Gathering your team together for a group discussion and collectively generate new ideas to solve problems that you and your team are currently facing, doesn’t that sounds like a fantastic method to come up with wonderful solutions? The idea of overcoming problems and coming up with ideas together has already existed since the ancient times. Many old wise sayings (e.g. ‘Many hands make light work’ , ”collective wisdom reaps wide benefits”) also stress the importance of discussing opinions and making decisions together. With all of these in mind, brainstorming session seems like the best way to conduct the problem-solving process, and that’s why brainstorming session is the favourite of most of the crowd. However, there’s normally a huge gap between imagination and reality
A picture speaks a thousand words 🙂
The brainstorming session literally turns into a low-efficiency sleeping room whenever it is hosted. Should we just bash brainstorming sessions ever since and think of problems individually rather than collectively? I believe the answer is nope. Although the brainstorming session has many of its shortcomings, I believe it can still remain as a powerful tool for groups to engage problem-solving. Alas! the concept of brainstorming itself is a brilliant and insightful one, no doubts on that. It is the way how typical brainstorming sessions are usually conducted and the details in the entire brainstorming process that makes it horrible. The book Getting To Yes, by Roger Fisher, has given me unique insights on overcoming the brainstorming dilemma and formulating a set of brainstorming procedure and guidelines which can make high output brainstorming possible, as below.
Prior to the brainstorming session:
- Call the group for a short-and-sweet meeting to brief them about the problem that the group is facing and needs to be discussed in the session (brainstorming objective). This meeting should only take about 10 -15 minutes as it is only a summary of the oncoming brainstorming session.
- The meeting is adjourned and everyone in the group is required to come up with at least 3 solutions in respect to the problem in the oncoming brainstorming session.
1. choose a group member as the brainstorming facilitator
— The role of the facilitator is to: host the meeting, clarify the situation when one of the group member is making an unclear statement, jot down important ideas on a whiteboard (if there is one) and control the tempo and rhythm of the session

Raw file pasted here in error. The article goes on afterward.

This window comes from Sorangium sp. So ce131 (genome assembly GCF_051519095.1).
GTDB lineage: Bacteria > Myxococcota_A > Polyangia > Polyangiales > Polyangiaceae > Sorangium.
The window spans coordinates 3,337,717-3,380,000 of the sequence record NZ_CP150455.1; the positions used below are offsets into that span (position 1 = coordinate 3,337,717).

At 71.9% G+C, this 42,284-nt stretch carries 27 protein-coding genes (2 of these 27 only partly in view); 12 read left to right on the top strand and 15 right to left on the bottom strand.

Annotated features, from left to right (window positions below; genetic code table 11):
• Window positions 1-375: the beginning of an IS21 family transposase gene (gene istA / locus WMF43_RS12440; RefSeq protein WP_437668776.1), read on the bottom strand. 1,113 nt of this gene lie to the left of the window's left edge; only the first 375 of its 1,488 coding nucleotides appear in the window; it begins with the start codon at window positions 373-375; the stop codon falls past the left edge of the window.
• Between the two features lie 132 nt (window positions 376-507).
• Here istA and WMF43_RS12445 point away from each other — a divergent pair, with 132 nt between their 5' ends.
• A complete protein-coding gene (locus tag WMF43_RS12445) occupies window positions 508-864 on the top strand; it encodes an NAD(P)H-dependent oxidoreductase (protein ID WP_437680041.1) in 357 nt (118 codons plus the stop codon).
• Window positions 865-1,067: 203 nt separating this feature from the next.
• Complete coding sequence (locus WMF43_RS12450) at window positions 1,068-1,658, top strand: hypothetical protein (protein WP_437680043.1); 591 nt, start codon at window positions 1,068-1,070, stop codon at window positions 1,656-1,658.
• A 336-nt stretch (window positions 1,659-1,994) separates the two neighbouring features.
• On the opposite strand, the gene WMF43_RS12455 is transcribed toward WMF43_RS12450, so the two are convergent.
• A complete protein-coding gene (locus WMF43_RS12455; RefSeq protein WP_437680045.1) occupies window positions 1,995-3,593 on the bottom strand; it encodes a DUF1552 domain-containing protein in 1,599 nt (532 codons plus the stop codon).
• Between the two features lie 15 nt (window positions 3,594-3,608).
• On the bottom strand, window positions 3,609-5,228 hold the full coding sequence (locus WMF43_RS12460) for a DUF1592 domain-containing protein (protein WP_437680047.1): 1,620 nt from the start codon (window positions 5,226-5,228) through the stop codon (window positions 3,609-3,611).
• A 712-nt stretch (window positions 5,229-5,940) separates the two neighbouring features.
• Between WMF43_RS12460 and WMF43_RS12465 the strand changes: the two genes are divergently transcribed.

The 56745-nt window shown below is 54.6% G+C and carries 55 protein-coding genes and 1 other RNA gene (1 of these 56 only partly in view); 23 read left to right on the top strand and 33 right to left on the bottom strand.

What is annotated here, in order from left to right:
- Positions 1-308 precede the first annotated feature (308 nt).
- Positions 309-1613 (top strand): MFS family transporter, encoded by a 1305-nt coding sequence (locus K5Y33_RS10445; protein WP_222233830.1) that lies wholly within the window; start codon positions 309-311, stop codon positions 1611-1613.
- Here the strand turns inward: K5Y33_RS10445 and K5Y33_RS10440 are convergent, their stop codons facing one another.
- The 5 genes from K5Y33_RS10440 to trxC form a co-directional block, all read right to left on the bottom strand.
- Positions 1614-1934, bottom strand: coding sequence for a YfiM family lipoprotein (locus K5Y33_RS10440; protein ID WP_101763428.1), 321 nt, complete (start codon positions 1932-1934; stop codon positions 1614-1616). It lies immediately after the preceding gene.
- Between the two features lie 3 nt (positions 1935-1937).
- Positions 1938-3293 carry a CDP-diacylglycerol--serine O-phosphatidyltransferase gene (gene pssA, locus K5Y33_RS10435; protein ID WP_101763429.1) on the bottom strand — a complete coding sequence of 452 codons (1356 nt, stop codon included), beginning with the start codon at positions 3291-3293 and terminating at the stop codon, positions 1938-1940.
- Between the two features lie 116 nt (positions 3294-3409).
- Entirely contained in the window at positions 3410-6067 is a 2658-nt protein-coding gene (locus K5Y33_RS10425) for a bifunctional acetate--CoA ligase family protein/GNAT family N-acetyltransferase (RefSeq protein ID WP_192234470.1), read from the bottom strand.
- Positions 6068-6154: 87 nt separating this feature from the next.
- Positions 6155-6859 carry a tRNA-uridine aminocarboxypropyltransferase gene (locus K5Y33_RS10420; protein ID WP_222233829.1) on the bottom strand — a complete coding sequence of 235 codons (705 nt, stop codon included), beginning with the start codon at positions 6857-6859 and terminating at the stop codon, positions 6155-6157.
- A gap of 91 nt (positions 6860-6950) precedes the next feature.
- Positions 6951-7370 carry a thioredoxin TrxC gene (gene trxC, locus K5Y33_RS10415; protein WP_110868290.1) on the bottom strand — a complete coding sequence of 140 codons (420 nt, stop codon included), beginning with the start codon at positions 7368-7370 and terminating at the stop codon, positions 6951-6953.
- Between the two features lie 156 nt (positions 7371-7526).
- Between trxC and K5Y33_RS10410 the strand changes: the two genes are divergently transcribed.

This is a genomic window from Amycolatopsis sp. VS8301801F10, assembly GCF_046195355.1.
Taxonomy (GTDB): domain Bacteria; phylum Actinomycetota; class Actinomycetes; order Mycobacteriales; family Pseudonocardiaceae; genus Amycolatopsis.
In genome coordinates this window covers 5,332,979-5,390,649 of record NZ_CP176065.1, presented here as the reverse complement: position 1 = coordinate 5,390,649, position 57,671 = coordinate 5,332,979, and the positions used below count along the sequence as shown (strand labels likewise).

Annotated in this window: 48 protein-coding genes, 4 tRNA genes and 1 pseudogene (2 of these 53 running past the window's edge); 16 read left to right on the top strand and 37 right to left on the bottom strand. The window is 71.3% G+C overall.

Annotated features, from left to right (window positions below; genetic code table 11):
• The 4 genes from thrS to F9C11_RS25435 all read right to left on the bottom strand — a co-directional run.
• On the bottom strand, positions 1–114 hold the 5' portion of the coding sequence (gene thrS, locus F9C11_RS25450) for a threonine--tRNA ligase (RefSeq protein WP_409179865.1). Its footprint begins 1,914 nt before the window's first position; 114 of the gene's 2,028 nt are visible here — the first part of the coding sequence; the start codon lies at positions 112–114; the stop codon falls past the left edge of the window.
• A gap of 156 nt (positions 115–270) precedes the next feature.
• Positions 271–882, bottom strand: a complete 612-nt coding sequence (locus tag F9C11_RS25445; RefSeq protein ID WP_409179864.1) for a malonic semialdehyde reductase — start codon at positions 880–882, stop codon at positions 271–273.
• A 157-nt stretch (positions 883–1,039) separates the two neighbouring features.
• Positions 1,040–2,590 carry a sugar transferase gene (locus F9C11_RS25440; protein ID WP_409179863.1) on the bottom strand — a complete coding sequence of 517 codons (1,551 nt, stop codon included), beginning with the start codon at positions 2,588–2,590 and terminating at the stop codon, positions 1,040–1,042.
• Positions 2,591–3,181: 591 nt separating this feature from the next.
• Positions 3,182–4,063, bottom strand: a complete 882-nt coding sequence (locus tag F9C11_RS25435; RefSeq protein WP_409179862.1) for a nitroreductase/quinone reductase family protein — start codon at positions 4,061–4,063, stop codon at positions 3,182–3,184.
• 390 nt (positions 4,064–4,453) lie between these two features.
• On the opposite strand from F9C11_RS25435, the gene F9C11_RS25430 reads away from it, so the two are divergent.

2. Every group members should then come up with their ideas.
— In the session of the group members listing out their ideas, criticism of ideas are not allowed until all group members finish proposing their ideas. This helps to shape a healthy and creative ambience so that group members will be more open and encouraged to come up with wild ideas (that seems absurd at first thought but actually make sense!).
3. Stimulation of more ideas and criticism of ideas
— After everyone was done proposing their solutions, the process of criticising ideas can then take place. It is advised for the facilitator to remind all group members that criticism of ideas should be expressed in a polite and not-so-aggresive manner to prevent any unwanted conflicts. When things are heating up, the facilitator should also intervene to keep the situation under control.
4. Subtraction of ideas
— The weaker ideas will naturally be ousted following rounds of criticism of ideas and discussion
5. Coming up with the best ideas
The best and preferred solution to address the problem is chosen after listing the pros and cons of each one. One or two best alternatives to the preferred solution will also be taken into consideration.
Ta-da! An efficient brainstorming session should be one that is as simpler as it can be, but no simpler. I still have some thoughts and advice regarding the brainstorming session:
- The brainstorming should be done within a time frame of 90 minutes (according to my experience, long sessions will only make the process duller and productivity will only decrease over time). If the session really can’t be done within 2 hours, try to host another brainstorming session the following day with a refreshed mind
- A semi-circular meeting table is the ideal conference table. Several psychological studies have found that round tables creates an atmosphere of relaxation and add a sense of harmony to the meeting room
- A sensible incentive system can be tailored in a way that rewards the entire group to encourage group members to come up with better ideas and make better, rational decisions. However, it must be noted that one must be very careful in designing such an incentive system as a poorly-designed incentive system can lead to skewed incentives of group members and mess up the brainstorming session. I will not further elaborate on the details of creating an incentive system here.
I hope my insights on brainstorming can help you all who are reading this memo host a much productive brainstorming session and produce high quality works that will benefit the society.
P.S: I will not be posting any content for the next few months probably until December because of my oncoming trial exam and national exam (which is extremely important to me!). Good luck to all of you in your future too.